144. Hero – Jon Meighan, President at Lake Erie Rubber Transcript

Jon: 00:00 

I used to always think that happiness was the most important thing, but I’m learning that happiness is a fleeting thing. It can’t be there all the time. And so I think the most important thing to me is purpose. And what that means to me is I’m doing things that serve a purpose in this world to do something better. And so I think it can be for my family. It can be for my work. It can be for my hobbies even but purpose is really what drives me in everything that I do.

Chris: 00:35 

Welcome to EECO Asks Why a podcast that dives into industrial manufacturing topics, spotlights the heroes that keep America running. I’m your host, Chris Grainger. And on this podcast, we do not cover the latest features and benefits on products that come to market, instead, we focus on advice and insight from the top minds of industry because people and ideas will be how America remains number one in manufacturing in the world. 

Welcome to eco asks why today we have a hero episode. I’m very excited to have with me, Mr. Jon Meighan, who is the president and owner of Lake Erie Rubber. How are you doing Jon? 

Jon: 01:15 

I’m good. How are you today, Chris? 

Chris: 01:17 

I’m great. I’m great. Now Lake Erie Rubber. So Pennsylvania?

Jon: 01:22 

Yes, sir. Erie, Pennsylvania. 

Chris: 01:23 

All right. All right. I’m sure it’s beautiful up there. 

Jon: 01:27 

Yes, we have a really beautiful spot on the west side of Erie, Pennsylvania, not too far from the lake. So we’re very lucky to have our facility where it is.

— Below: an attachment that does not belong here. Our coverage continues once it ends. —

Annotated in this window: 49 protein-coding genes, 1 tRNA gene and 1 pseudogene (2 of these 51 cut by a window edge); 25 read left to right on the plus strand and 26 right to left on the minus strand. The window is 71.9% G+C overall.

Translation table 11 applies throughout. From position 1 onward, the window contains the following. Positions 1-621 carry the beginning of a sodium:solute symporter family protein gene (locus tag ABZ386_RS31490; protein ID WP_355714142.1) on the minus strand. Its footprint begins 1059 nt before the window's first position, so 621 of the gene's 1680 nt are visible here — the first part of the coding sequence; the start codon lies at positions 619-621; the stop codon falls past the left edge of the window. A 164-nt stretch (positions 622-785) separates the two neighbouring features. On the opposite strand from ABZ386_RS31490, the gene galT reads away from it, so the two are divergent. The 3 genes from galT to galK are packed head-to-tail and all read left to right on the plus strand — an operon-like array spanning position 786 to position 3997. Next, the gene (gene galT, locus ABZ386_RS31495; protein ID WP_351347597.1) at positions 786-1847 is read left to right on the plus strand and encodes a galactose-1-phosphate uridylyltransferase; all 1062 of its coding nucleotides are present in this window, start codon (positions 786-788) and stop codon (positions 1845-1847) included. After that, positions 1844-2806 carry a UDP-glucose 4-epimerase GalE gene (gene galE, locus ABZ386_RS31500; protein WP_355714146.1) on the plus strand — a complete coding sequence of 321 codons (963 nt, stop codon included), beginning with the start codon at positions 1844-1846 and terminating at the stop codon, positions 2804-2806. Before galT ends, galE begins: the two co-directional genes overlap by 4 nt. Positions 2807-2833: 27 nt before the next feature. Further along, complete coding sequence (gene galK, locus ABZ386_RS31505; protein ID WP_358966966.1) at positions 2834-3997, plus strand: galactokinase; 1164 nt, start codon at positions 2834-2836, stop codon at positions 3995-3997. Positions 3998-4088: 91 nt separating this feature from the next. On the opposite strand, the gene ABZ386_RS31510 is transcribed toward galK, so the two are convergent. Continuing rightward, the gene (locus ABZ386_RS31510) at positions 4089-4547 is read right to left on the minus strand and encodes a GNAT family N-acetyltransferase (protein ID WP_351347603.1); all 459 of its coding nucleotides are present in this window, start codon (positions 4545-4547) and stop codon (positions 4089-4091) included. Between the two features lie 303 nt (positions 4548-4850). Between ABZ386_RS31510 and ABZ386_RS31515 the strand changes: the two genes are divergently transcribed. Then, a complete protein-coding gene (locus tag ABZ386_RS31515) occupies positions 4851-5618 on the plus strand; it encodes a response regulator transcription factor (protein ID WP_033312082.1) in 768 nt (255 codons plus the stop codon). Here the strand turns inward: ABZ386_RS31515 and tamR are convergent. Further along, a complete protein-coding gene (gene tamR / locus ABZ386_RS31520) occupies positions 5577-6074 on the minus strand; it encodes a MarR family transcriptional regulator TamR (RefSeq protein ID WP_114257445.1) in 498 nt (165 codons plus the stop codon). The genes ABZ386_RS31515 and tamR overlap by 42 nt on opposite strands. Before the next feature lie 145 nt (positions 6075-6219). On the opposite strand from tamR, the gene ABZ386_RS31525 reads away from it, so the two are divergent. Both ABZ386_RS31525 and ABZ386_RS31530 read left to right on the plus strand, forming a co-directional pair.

Chris: 01:38 

That sounds outstanding. I’m looking forward to learning about Lake Erie and just about you in general, and maybe get a start of, we love these hero conversations to get going, just talking about the personal journey. So, what can you tell us there? 

Jon: 01:51 

Sure. So, I purchased Lake Erie Rubber almost four years ago now, but my previous life I worked at GE Transportation, General Electric, manufacturing freight locomotives. And I did that for 10 years. And to be totally honest with you I thought, I would probably work there for maybe four years and I thought I’m going to start my own company, And I had always wanted to be an entrepreneur, my whole life. And then life kinda got in the way as they say, and things kept propelling with my career at GE. And I was enjoying my career there. And the next thing you know, I was 10 years in and plant manager of our international kitting and distribution. I was married with a kid and one of my friends one day….

 As a hobby. I have the race car with a couple buddies and me and my buddy were working on the race car and I was talking about businesses I wanted to start or whatever. And he said, “You’ve been talking about this whole thing for about 10 years. When are you actually going to do something about it?”